It’s been empowering learning at all the little ways you can make a difference through trying to be more sustainable as a company and rewarding when you stick at them. Being sustainable is easier than you think and it’s all about getting into good habits. It should be thought more of as brushing your teeth rather than going on a diet. If you forget to brush your teeth one day, you don’t then give up completely. Plus just making the show has been a highlight. Paper Straws is not just about the world potentially ending, it is also supposed to be fun and funny! Because that is life – there’s a lot of warmth and humour to find even in dark times, and the show ultimately is about the power of family and friends and the support that we can all give to one another.


What have the difficulties been of developing the show? What have you learnt?


In some ways the most challenging part of the show has been the emotional side. As the show is about climate change, and not just about embedding sustainable practice, sometimes it can feel a bit hopeless, that the challenge we face is too huge or that there is nothing that individuals can do.


Who should carry the responsibility for making theatre more sustainable?


We all should! Companies should be embedding sustainability in their practices but venues also have a lot to do too. They can make decisions about cutting down on waste, using sustainable energy and where they source things like food and drink in their cafes and bars. But it also goes beyond the theatre industry – lighting for example is one of the most un-environmentally friendly aspects of theatre making so we need to start demanding that there are more eco friendly alternatives and that sort of thought is going in to ‘non-theatre’ industry but who supply to us. Print marketing also fits that category.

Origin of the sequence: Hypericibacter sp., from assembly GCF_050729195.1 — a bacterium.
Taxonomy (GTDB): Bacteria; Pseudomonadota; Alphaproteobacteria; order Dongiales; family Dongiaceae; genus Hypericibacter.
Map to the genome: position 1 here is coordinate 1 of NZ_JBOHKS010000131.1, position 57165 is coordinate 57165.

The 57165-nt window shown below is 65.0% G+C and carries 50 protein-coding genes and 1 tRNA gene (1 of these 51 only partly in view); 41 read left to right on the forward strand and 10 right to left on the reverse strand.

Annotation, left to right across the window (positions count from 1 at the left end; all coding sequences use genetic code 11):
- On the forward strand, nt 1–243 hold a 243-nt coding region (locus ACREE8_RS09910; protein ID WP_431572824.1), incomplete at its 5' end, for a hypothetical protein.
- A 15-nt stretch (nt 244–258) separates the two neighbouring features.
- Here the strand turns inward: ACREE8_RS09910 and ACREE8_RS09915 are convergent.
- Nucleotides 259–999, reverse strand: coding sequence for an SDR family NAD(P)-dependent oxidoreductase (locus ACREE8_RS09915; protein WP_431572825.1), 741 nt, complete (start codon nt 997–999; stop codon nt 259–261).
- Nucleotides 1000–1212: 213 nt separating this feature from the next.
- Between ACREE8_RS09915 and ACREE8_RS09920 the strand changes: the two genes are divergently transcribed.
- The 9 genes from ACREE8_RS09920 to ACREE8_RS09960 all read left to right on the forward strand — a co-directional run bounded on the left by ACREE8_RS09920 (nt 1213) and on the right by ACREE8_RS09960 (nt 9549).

Tips and tricks: What can emerging artists do to be more eco-friendly?


We’ve found that the old adage of “by failing to prepare, you're preparing to fail” really does apply when it comes to creating an eco friendly rehearsal room. It’s much easier if you spend a bit of time and thought in advance so you don’t do a last minute shop dash and end up returning with a mountain of plastic or unnecessarily print ten times too many scripts.


Up-cycle props or have a hunt on FreeCycle or Set Exchange. Crowdsource costumes from your theatre (or regular) friends and followers. Print scripts on recycled paper or the back of something else. Bring scrap paper for notes instead of new. Bring snacks for the team that aren’t in single use plastic – bake some goodies. Remind your team to bring keep cups for the inevitable coffee run, and reusable water bottles. They’re all small things but the theatre industry can be carelessly wasteful so we all need to play our part.


How to see Paper Straws

Paper Straws is running at Vault festival from the 21st to the 23rd February 2020. Tickets can be bought here

You can find out some more about PearShaped here